Contemporary psychology has a significant contribution to make at this point. Infants do not have self-consciousness, or at least they have a very small amount. it emerges gradually through various stages of a child's development. Full self-reflective consciousness begins around the ages of twelve to fourteen. Prior to that time, we have an innate thirst for happiness but no practical experience of the presence of the divine within us. So we look for happiness somewhere else.

According to St.Augustine's theology, original sin has three consequences: (1) we don't know where happiness is to be found (ignorance); (2) we look for it in the wrong places (concupiscence); and (3) if we ever find out where it might be found, the will is too weak to pursue it anyway. That is the somewhat dismal view that Christianity has offered up to now. If you are a Buddist, you can track the same sort of idea in the teaching about sufferinh and the cessation of suffering.

Contemporary psychology has provided us with a knowledge of the unconscious. The discovery is only a hundred years old, and it casts an enormous light on all spiritual disciplines. In recent years, we have witnessed the development of various psychological theories such as codependency and the dysfunctional family, which assert that more and more people, at least in the Western world, are afflicted by these pathologies (as much as 95 to 98 percent of the population). These theories are getting pretty close to the idea of the universal character of original sin.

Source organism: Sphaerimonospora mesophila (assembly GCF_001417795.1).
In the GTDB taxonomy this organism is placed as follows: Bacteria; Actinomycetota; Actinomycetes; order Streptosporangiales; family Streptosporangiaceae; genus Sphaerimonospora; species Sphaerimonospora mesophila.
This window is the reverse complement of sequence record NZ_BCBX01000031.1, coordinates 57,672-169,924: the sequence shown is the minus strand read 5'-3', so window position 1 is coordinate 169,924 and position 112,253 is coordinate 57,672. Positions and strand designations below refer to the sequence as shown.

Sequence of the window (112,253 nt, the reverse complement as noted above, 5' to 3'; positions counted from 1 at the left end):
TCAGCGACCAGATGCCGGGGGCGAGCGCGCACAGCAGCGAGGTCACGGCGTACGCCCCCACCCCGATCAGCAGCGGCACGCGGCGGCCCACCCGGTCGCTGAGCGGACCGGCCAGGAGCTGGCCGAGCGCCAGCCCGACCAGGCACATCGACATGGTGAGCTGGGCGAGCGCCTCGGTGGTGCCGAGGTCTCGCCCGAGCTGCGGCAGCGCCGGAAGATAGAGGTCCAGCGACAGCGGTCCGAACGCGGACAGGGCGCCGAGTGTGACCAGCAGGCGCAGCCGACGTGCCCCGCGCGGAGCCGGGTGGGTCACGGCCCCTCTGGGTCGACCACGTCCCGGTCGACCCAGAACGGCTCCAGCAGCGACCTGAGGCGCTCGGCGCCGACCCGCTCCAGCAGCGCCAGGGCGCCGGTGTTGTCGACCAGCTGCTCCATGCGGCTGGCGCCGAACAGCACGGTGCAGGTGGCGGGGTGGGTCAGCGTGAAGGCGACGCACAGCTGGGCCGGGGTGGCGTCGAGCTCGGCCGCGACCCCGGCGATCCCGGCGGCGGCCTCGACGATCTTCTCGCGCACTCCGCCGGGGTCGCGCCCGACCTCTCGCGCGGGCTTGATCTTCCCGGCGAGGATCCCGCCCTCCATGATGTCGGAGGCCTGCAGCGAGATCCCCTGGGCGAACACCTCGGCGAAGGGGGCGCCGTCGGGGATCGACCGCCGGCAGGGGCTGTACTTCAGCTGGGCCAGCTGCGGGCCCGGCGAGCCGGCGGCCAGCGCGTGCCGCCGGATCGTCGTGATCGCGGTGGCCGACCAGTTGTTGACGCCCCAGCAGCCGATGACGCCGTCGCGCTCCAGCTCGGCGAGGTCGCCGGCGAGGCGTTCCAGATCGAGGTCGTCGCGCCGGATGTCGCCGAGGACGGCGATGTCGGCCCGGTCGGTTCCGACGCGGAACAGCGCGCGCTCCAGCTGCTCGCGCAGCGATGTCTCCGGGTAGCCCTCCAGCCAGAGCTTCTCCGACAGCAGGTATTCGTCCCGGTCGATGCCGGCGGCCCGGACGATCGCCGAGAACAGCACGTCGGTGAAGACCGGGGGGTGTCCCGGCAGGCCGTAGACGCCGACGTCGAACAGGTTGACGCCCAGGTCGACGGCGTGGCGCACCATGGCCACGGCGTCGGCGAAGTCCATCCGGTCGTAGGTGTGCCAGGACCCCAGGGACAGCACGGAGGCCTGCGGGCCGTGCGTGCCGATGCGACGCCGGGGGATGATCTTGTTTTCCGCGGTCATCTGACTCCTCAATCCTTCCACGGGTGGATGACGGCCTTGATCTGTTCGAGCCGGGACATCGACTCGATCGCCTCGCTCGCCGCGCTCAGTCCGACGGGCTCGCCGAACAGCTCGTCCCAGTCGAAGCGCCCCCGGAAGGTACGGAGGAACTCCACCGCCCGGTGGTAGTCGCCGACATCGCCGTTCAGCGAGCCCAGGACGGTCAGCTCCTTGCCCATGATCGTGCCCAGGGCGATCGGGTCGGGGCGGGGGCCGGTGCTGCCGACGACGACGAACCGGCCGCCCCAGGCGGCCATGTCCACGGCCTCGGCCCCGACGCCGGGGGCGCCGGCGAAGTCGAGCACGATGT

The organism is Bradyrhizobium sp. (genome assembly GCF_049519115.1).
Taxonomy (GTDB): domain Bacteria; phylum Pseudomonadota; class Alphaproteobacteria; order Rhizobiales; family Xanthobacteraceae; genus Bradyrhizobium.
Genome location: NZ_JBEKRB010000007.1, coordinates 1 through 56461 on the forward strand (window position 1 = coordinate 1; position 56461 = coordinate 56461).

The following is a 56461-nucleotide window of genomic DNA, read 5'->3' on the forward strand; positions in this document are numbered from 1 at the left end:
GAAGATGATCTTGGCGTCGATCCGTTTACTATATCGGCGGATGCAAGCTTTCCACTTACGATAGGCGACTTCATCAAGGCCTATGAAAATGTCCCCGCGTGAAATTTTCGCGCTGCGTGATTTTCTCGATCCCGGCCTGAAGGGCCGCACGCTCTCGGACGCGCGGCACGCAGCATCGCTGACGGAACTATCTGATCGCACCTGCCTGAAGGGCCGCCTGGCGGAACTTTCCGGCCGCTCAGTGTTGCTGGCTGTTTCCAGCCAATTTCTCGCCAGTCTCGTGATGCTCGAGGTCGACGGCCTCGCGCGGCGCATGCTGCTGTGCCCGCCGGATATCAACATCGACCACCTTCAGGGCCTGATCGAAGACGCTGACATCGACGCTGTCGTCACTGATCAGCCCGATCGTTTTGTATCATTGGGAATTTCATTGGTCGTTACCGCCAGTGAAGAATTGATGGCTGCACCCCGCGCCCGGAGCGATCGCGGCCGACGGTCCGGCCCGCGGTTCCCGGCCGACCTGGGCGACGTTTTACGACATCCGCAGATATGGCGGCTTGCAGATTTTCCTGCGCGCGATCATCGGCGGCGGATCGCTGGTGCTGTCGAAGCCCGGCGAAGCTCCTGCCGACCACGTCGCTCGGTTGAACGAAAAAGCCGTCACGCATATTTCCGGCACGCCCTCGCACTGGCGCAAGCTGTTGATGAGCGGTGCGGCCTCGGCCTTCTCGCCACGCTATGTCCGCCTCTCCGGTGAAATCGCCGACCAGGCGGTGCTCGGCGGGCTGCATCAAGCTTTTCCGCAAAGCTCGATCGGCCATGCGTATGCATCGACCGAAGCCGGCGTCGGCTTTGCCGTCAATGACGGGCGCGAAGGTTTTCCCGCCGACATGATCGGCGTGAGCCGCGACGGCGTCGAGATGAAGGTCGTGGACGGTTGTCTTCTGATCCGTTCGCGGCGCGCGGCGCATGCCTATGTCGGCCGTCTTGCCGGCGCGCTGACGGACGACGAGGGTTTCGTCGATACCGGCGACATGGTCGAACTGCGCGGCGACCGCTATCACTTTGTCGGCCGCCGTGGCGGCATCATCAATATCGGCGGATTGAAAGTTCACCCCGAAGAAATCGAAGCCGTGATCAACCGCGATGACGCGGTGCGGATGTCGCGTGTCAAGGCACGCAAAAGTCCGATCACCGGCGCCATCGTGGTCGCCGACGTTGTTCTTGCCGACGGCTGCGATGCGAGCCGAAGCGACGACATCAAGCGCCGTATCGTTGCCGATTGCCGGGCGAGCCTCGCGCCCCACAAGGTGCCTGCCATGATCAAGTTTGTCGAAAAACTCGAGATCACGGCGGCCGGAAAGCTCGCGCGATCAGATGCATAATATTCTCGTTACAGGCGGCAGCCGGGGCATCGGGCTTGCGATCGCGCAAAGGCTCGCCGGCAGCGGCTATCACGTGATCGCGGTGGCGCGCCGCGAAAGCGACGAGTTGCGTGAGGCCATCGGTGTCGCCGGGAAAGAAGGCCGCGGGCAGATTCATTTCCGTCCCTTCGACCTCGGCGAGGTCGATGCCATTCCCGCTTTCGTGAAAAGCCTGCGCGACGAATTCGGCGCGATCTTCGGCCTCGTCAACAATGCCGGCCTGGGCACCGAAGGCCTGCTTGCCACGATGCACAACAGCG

But the spiritual journey is more than a psychological process. It is of course primarily a process of grace. God also speaks to us through nature. The more we know about nature, the more we know about the mind of God. Einstein believed that science was directed toward discovering God's thoughts. Quantum physics itself is a kind of spirituality insofar as it is always looking farther into the unknown to see what is beyond the known.It is a search for ultimate reality.God is available through many sources besides the religious quest. I don't mean to imply that psychology replaces the work of religion, but it seems to me that it greatly supports religion and brings a certain clarity to area of the human condition, especially the discovery of the unconscious.

All of us have been through the process of being born and entering the world with three essential biological neeeds: security and survival, power, and control, affection and esteem. Without adequate fulfillment of these biological needs , we probably would not survive infancy. Since the experience of the presence of God is not there at the age we start to develop self-consciousness, these three instinctual needs are all we have with which to build a program for happiness. Without the help of reason to modify them, we build a universe with ourselves at the centre, around which all our human faculties revolve like planets around the sun. As a result, any object entering into our universe -another person or event-is judged on the basis of whether it can provide us with what we believe or demand happiness to be.

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Reference: The Human Condition - Thomas Keating- Contemplation and Transformation- Foreword: Elaine Pagels.